As a truck driver having west Seattle’s main connection to i5 closed Was the worst thing that has happened for drivers like myself(semi truck) small cars fly up and down west marginal 60+ mph when the posted speed limit is 40!! All the traffic even makes it harder for me to get in n out of my truck parking area, grown adults can’t even follow simple road rules don’t block driveways entrances, imagine there being an emergency??! lower bridge simply indicates for fright trucks emergency vehicles N buses!truckers are  already being monitored via electric logs the only thing u all are doing is clogging roads up that truckers need to deliver your goods to like toilet paper n hand sanitizer!! Honestly  if the city is going shut down a major route like this they should put officers on their detour route and inforce some kind of law so drivers can be accountable for all their irresponsible action I just wanna go home safely to my family 

  • Alki resident March 30, 2020 (3:03 pm)

    Watch the West Seattle real estate market collapse in 3,2,1… What a disaster, and I bet i’m not the only one seriously thinking about moving. We put up with a terrible commute for years because of the tunnel. Sounds like that was nothing compared to what is about to hit us. 

    • WSB March 30, 2020 (3:45 pm)

      It would be interesting to know how the bridgelessness 40 years ago affected the market. Will add that to the research. Meantime:

      -Not everyone commutes downtown. If you work to the south, taking 509 to 5 isn’t going to be any different. Depending on how backed up Roxbury gets, you might want to catch 509 further down the line instead, though.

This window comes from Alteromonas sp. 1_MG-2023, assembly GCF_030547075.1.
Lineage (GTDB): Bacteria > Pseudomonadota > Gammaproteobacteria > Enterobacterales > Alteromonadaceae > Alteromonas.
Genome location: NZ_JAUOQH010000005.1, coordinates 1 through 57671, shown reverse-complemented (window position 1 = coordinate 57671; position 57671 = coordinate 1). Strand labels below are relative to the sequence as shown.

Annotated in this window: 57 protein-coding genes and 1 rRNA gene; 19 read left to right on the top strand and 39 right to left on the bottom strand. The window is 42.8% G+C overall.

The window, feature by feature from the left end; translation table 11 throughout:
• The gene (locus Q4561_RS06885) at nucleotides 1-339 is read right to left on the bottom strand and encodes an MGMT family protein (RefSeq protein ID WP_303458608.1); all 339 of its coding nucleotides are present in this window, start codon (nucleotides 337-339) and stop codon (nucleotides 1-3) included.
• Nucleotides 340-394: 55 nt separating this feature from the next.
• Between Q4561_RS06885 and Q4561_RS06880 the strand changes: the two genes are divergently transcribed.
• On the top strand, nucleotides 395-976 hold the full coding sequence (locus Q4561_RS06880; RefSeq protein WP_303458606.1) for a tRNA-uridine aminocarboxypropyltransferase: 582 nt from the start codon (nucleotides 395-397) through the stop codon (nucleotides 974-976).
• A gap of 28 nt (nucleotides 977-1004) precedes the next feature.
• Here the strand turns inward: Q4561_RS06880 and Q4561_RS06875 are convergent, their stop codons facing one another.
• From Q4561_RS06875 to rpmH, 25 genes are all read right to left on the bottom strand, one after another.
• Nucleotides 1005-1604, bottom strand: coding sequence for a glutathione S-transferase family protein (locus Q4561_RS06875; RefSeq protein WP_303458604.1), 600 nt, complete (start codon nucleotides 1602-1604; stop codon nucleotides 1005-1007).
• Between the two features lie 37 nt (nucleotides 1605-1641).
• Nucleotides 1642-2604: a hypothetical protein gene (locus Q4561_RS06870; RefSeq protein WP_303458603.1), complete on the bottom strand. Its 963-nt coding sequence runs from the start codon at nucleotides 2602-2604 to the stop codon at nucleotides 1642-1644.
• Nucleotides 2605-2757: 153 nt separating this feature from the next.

-Further argument for nontraditional shifts & telecommuting whenever possible. When we got here in the early ’90s, I worked swing shift for a couple years, and commuting was great … then I got “promoted” to day shift and it was bumper to bumper (yes, even way back then).

      Among other things. Just a few thoughts before everyone panics about everything.

      • run_dmc March 30, 2020 (4:08 pm)

        Just a small point, but you cannot compare the housing market now in West Seattle to 40 years ago.  Too many different variables between the two eras – like the fact that the population was much smaller 40 years ago, local economy (and national economy) was different, many people who lived in/moved to West Seattle likely did so because they were retired and/or working south – Boeing, etc. – and so didn’t need to commute for work over the low bridge, and the mortgage interest rates were vastly higher.  All of these factors would drive the market in different directions, but main fact is that there really is no way to compare just because one variable might now be similar to one other variable of 40 years ago.